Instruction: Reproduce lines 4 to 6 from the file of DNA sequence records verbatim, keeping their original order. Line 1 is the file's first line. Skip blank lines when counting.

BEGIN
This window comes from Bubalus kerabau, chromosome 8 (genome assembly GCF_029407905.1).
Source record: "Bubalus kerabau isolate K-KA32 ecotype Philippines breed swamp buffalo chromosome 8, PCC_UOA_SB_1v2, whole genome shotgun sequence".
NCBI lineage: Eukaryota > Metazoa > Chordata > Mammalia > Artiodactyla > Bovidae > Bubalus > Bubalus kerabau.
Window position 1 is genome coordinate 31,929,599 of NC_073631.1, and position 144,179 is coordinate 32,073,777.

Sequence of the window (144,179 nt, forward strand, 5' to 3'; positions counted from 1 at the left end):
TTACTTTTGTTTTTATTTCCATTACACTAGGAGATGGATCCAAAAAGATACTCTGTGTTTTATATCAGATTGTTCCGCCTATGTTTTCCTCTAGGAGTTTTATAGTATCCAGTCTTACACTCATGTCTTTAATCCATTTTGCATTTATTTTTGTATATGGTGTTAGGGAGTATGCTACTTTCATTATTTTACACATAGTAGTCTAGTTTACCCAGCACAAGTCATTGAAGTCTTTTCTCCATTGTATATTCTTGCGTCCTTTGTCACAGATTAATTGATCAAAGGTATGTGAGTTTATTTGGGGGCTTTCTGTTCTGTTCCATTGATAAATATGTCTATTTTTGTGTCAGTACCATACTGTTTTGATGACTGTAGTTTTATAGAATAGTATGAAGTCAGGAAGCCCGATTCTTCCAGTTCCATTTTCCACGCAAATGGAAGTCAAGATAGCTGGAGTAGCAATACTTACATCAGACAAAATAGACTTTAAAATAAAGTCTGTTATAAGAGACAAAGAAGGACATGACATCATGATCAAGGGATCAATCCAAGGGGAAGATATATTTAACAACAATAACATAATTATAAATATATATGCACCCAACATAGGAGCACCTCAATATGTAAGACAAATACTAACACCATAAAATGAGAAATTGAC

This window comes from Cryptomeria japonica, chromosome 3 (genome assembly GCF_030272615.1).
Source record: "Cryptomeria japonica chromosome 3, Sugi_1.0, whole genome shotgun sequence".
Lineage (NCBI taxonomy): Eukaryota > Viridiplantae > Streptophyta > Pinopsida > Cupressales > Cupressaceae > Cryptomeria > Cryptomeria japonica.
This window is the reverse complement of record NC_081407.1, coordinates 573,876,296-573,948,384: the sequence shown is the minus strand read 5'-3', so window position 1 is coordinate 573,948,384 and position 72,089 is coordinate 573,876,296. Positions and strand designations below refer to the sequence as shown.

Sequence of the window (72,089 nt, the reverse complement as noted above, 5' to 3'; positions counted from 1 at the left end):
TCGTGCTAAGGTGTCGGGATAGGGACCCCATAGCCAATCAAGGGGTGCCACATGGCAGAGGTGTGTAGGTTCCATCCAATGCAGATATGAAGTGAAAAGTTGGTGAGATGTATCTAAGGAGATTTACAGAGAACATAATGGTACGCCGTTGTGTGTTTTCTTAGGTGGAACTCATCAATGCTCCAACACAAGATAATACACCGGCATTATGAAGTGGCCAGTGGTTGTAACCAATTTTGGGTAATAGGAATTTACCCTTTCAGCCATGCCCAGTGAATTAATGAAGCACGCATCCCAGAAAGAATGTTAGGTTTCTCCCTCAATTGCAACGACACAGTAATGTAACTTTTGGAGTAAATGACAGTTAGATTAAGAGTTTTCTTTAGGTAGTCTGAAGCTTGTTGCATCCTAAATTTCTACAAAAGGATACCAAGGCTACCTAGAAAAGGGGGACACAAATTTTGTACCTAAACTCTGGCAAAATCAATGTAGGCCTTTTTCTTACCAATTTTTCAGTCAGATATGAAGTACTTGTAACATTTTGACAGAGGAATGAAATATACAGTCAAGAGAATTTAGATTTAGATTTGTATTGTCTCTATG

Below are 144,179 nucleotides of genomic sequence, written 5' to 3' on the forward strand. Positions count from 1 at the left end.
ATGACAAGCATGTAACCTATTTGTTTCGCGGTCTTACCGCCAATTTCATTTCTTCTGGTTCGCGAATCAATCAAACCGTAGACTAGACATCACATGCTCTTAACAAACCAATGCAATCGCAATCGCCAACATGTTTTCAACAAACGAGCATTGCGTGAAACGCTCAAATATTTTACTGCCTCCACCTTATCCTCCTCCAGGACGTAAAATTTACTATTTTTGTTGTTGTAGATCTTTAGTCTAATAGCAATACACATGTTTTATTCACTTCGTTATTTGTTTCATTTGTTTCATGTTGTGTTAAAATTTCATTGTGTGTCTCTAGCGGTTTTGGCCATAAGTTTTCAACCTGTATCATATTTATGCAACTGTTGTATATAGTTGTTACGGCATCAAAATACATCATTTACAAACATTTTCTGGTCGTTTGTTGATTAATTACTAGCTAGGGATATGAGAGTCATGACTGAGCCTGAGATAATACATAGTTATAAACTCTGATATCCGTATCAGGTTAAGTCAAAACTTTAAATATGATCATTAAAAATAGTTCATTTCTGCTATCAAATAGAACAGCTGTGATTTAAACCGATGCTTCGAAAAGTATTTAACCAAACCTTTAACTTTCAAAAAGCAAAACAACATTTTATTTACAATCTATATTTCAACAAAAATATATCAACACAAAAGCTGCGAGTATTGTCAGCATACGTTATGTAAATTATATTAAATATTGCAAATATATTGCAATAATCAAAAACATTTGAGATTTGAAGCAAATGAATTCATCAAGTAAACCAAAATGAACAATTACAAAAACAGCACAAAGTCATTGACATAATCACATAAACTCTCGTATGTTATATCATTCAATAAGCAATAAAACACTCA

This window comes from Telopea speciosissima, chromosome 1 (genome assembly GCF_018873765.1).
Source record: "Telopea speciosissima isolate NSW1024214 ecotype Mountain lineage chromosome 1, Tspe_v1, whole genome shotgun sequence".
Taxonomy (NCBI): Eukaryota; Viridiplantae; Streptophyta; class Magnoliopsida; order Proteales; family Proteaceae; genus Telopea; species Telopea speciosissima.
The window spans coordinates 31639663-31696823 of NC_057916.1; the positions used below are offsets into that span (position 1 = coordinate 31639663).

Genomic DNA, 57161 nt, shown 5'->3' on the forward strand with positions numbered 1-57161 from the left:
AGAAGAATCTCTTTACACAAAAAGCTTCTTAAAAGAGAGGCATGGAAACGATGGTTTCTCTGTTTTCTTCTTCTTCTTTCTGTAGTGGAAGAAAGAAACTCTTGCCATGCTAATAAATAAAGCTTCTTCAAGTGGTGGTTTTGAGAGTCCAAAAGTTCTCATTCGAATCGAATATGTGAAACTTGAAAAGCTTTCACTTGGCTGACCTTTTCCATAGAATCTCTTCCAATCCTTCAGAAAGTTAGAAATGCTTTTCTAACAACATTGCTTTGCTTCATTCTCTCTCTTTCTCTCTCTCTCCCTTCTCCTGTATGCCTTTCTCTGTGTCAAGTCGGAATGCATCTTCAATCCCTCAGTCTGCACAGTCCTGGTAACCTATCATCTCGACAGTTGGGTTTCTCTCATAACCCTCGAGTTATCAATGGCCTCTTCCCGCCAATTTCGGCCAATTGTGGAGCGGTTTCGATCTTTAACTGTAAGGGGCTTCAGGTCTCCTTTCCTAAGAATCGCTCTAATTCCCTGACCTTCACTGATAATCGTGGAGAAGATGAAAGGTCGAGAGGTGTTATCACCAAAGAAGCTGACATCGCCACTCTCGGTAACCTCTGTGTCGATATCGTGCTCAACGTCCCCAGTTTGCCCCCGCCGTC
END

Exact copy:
Window position 1 is genome coordinate 31,929,599 of NC_073631.1, and position 144,179 is coordinate 32,073,777.

Sequence of the window (144,179 nt, forward strand, 5' to 3'; positions counted from 1 at the left end):
TTACTTTTGTTTTTATTTCCATTACACTAGGAGATGGATCCAAAAAGATACTCTGTGTTTTATATCAGATTGTTCCGCCTATGTTTTCCTCTAGGAGTTTTATAGTATCCAGTCTTACACTCATGTCTTTAATCCATTTTGCATTTATTTTTGTATATGGTGTTAGGGAGTATGCTACTTTCATTATTTTACACATAGTAGTCTAGTTTACCCAGCACAAGTCATTGAAGTCTTTTCTCCATTGTATATTCTTGCGTCCTTTGTCACAGATTAATTGATCAAAGGTATGTGAGTTTATTTGGGGGCTTTCTGTTCTGTTCCATTGATAAATATGTCTATTTTTGTGTCAGTACCATACTGTTTTGATGACTGTAGTTTTATAGAATAGTATGAAGTCAGGAAGCCCGATTCTTCCAGTTCCATTTTCCACGCAAATGGAAGTCAAGATAGCTGGAGTAGCAATACTTACATCAGACAAAATAGACTTTAAAATAAAGTCTGTTATAAGAGACAAAGAAGGACATGACATCATGATCAAGGGATCAATCCAAGGGGAAGATATATTTAACAACAATAACATAATTATAAATATATATGCACCCAACATAGGAGCACCTCAATATGTAAGACAAATACTAACACCATAAAATGAGAAATTGAC